Cuong has quit his job as an engineer to totally focus on origami.

Turning traditional paper into works of art
OLD MEETS NEW: Some of Cuong's origami works made from Vietnam's traditional dó paper. Photos courtesy of Nguyen Hung Cuong


He admits that earning money from the art is not easy but he considers it an initial challenge on his new path.

“Origami artworks have not yet been appreciated as paintings or sculptures by art specialists. Meanwhile, few artists or sculptors have achieved success and managed to learn on the job; therefore, becoming an origami artist and living on the art is very difficult," he said.

To earn more money, Cuong has participated in many commercial projects using origami artworks, writing books and teaching origami in events, which has earned him enough to support his creativity.

Up to now, he has created about 200 origami designs. Together with other friends from the Vietnam Origami Group, he has written three books about the art that were published abroad and expects to have more books released in Vietnam soon.

“I have no specific secrets,” Cuong reveals.

“If you have passion in anything, study it a lot and train hard to develop your expertise, in addition to studying about other fields related to your concern like maths, physics or sculpture or even history or biology. Such knowledge seems to be unrelated but if it is utilised skillfully, it will be very helpful in pursuing your path, he says.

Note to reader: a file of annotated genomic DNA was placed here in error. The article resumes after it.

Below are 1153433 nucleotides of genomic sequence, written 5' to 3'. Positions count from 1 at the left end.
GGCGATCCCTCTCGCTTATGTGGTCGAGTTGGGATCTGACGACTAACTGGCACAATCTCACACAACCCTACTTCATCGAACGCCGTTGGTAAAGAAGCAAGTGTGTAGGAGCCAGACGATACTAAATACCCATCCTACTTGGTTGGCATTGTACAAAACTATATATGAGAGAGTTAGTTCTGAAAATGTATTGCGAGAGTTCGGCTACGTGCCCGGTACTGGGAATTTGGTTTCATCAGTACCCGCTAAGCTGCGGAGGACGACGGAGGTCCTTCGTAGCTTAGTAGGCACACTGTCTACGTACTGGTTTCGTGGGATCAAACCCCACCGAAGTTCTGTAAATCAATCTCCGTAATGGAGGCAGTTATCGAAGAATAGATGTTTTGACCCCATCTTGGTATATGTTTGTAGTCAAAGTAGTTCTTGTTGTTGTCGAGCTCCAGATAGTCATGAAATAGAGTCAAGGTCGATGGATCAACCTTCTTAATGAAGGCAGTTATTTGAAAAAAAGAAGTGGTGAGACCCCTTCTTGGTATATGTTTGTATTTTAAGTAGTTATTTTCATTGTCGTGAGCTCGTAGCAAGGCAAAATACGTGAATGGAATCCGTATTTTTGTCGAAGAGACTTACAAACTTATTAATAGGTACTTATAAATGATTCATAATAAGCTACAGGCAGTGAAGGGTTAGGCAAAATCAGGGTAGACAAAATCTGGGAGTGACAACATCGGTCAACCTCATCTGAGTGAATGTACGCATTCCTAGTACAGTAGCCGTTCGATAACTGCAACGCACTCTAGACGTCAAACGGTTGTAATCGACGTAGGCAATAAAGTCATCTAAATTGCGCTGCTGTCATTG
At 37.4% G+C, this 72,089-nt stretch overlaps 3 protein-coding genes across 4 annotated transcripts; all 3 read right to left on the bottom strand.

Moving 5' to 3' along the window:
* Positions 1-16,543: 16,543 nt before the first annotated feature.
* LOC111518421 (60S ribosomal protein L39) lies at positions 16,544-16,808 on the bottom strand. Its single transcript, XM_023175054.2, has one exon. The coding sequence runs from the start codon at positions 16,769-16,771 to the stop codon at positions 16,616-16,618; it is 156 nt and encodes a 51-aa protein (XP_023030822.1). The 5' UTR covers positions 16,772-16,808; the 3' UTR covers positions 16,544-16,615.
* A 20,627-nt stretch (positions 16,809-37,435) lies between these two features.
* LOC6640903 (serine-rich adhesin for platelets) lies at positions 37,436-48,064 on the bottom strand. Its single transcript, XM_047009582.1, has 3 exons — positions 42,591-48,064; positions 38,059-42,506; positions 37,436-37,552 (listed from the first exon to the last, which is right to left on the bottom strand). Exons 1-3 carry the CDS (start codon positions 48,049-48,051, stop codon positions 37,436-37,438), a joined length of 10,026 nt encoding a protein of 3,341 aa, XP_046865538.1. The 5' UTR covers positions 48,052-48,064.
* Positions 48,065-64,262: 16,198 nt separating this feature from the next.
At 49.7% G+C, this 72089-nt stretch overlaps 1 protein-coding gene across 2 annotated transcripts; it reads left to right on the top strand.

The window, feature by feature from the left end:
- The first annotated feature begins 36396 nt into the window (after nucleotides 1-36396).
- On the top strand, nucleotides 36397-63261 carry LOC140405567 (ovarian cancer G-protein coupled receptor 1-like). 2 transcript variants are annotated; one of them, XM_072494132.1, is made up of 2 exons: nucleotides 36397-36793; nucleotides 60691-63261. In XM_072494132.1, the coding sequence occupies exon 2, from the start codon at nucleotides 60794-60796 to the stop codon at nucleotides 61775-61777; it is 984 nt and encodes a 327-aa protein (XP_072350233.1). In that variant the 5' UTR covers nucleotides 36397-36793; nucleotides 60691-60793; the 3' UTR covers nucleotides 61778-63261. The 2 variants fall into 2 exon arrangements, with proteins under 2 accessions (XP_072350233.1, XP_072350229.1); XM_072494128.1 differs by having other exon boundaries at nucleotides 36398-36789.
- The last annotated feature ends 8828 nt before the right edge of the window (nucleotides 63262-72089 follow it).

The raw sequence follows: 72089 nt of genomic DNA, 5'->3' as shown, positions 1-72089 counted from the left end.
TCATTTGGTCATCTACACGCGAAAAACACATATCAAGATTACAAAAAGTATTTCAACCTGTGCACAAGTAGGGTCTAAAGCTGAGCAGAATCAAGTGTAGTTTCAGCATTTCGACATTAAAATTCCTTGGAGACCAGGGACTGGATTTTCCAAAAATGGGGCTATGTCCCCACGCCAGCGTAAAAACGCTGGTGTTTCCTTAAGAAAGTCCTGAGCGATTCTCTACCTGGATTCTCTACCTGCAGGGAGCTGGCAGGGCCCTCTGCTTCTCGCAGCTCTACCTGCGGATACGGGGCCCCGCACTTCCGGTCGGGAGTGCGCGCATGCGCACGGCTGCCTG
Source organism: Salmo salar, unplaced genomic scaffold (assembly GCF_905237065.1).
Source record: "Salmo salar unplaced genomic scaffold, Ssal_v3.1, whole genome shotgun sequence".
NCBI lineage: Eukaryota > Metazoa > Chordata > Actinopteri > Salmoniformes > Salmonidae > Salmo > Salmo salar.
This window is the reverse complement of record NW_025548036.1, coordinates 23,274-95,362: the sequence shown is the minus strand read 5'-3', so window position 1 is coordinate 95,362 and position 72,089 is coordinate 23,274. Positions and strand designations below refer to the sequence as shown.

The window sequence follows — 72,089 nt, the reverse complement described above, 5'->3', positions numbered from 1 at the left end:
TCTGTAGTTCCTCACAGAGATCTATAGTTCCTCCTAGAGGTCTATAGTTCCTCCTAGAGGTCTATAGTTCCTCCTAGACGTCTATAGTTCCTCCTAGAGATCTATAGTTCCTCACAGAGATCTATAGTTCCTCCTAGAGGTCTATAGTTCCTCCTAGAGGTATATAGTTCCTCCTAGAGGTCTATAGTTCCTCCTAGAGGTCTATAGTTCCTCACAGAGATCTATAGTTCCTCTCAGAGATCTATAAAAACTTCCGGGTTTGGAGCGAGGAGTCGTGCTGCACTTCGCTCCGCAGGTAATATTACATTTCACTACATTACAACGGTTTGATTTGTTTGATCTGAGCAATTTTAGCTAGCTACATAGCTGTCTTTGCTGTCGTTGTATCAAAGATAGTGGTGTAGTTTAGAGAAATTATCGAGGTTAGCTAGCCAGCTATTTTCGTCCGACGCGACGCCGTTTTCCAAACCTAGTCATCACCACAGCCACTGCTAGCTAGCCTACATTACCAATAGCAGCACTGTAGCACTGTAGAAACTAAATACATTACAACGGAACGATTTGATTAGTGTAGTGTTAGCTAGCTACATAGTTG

“I also hope to inspire others to study about other traditional Vietnamese kinds of paper, besides dó paper, which are also facing oblivion. We should join hands in preserving and developing the precious papers of the country.” VNS

Luong Thu Huong

Vietnam’s Do paper making craft in dire need for preservation

Vietnam’s Do paper making craft in dire need for preservation

Vietnam’s traditional craft of making Do or poonah paper dates back thousands of years. Although this paper has been used widely in Dong Ho paintings and other Vietnamese folk art, the techniques of making Do paper are on the verge of extinction.

Exhibition shows both traditional, contemporary effects on dó paper

Exhibition shows both traditional, contemporary effects on dó paper

Contemporary fine arts created on dó (poonah) paper offer a special aesthetic experience for visitors, Tran Khanh Chuong, vice chairman of the Việt Nam Fine Arts Association said at the opening of the exhibition Góp Dó yesterday in Hanoi.